Today our union celebrates National Primary Principals’ Day, thanking members for the contribution they make as school leaders each and every day.
IEU-QNT Branch Secretary Terry Burke said the past 18 months, in particular, has been a challenging time for school communities.
“We know that challenge would have been much greater without the tireless work of principals in supporting their staff and broader school community,” Mr Burke said.
“Principals have adeptly managed the uncertainty of school closures, the transition to online learning and many other disruptions caused by the COVID-19 pandemic.
“This period has reinforced that principals are not only leaders within their schools, but community leaders who make a difference to the success and wellbeing of broader society,” Mr Burke said.
Health and wellbeing of school leaders needs action
“While we celebrate our principal members today, we also want to remind members to take care and reach out for support if needed,” Mr Burke said.
“Our union makes a difference and is always here to support our members.”
The most recent report from The Australian Principal Occupation Health, Safety and Wellbeing Survey (2020) revealed that 2020 was a year unlike any other and school leaders began the year under the stressful conditions of widespread bushfires and/or the COVID-19 pandemic.
“School leaders have endured continuous stress during 2020, having navigated their schools through uncertainty from constant change, and long hours in terms 1 and 2 of 2020,” the report read.
“The results show that school leaders were fatigued from constant exposure to occupational stressors.”
School leaders reported worsening results for long-term health indicators such as burnout, sleeping troubles and stress, and continue to work long hours, where during the school term, 22.2% worked more than 60 hours a week.
An alarming percentage of school leaders (83 in 100) continue to be subjected to at least one form of offensive behaviour.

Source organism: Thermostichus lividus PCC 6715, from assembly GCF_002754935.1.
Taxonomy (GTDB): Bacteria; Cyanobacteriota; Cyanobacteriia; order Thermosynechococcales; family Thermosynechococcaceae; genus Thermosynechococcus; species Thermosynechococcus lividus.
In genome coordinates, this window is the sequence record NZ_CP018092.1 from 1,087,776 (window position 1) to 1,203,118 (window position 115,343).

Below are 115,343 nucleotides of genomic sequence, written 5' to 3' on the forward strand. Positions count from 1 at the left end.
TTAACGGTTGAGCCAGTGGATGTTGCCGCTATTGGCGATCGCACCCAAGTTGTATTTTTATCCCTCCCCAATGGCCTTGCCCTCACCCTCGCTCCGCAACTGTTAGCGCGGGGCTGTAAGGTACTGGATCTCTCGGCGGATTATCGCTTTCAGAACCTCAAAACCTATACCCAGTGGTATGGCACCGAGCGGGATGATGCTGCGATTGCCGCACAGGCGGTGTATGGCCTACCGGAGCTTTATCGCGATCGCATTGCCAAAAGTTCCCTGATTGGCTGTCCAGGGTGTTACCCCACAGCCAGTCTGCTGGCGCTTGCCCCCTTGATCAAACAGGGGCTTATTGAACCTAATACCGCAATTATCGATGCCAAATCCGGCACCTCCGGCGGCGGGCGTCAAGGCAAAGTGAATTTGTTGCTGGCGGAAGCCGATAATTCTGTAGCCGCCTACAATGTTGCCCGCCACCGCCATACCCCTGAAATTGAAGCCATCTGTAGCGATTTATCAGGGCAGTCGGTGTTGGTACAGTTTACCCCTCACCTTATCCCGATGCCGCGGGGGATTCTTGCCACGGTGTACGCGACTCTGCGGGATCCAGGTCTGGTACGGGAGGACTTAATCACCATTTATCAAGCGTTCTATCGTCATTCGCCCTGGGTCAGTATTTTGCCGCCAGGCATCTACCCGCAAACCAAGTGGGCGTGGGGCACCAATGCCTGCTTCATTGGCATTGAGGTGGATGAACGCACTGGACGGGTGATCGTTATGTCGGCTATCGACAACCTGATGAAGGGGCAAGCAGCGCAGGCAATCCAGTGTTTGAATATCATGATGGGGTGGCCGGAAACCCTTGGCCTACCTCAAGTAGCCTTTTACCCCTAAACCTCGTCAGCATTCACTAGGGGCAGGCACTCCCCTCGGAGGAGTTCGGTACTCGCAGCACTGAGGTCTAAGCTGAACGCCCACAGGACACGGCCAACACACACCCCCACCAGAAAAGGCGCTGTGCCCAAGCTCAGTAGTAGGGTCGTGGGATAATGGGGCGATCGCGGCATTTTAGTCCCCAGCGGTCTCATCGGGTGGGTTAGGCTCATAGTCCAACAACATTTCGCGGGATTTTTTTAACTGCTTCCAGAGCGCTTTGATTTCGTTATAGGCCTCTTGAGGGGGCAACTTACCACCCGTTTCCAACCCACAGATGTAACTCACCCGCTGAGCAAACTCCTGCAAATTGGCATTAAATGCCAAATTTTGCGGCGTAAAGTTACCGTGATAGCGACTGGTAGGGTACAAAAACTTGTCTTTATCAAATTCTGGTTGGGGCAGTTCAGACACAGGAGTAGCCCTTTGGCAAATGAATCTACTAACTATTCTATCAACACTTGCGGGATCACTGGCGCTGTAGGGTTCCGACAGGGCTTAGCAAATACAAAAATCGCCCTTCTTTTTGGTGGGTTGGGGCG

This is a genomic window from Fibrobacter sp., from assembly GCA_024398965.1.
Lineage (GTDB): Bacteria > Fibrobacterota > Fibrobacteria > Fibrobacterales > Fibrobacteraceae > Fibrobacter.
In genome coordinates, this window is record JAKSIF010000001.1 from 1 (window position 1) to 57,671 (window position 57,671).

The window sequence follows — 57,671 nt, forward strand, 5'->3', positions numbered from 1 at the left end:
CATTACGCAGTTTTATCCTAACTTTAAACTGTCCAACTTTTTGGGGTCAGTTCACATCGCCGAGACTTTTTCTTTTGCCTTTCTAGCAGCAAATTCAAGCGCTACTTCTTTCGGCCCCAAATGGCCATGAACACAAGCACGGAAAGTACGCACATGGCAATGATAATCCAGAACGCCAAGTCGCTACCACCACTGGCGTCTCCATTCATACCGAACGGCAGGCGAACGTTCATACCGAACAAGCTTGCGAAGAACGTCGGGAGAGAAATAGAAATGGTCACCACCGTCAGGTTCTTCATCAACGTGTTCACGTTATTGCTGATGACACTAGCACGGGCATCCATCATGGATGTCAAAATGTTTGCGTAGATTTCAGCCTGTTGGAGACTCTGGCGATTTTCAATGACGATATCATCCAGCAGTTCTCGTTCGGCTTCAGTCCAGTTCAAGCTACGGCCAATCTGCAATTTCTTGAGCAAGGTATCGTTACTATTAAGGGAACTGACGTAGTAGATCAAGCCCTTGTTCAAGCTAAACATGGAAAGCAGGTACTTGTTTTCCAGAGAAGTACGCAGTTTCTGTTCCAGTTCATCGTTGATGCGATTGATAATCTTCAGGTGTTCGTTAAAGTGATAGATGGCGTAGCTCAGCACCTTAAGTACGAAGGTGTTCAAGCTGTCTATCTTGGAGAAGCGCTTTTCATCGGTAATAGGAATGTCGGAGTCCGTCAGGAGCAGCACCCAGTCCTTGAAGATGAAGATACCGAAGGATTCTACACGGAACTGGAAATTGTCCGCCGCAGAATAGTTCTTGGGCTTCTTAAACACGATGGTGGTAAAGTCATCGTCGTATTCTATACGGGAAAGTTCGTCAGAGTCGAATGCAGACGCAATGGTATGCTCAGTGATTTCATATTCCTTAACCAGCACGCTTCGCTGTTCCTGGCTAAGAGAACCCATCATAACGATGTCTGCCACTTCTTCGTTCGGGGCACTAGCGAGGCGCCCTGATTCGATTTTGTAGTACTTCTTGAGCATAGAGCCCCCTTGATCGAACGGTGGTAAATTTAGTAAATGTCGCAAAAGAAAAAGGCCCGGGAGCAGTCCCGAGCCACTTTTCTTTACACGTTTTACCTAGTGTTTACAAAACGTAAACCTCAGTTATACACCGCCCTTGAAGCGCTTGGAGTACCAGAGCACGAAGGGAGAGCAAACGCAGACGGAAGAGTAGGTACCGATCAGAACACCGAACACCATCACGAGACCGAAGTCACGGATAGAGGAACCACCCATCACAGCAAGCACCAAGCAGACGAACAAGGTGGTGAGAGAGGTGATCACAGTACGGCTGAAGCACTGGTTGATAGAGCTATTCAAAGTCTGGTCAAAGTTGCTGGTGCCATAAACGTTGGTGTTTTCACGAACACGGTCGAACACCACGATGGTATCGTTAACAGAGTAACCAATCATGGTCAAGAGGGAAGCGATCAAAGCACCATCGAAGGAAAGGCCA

The report concluded that, “combining the higher risk of burnout, high exposure to Offensive Behaviours, the continuous strain of health and wellbeing, high demands, overwhelming responsibilities of the job, the current aging workforce, and retirement intentions, Australia will soon experience recruitment and retention problems.”
Make a difference in our profession
The report gave 16 recommendations to improve the health and wellbeing of school leaders; however, they would benefit all school staff who also report high levels of stress, burnout and psychological injuries related to work.
Mr Burke said that notably, these recommendations align with our union’s campaign Teaching: It’s our profession.
“Our union continues to call for greater professional autonomy for school staff, decreasing arbitrary workload demands and increasing respect of school staff within the community,” Mr Burke said.
“We can make a difference together and the more school staff we welcome into our community the stronger our collective voice and actions – this includes school principals.
“Principal roles are fast-paced and essential for strong school communities; however, they can lead to your rights at work being at the back of your mind.
“Principals have just as much need as any other school employee for a professional voice at work, to protect their wages and working conditions, to access expert industrial advice and indemnity insurance, as well as provide advocacy on the professional issues at the heart of their role,” Mr Burke said.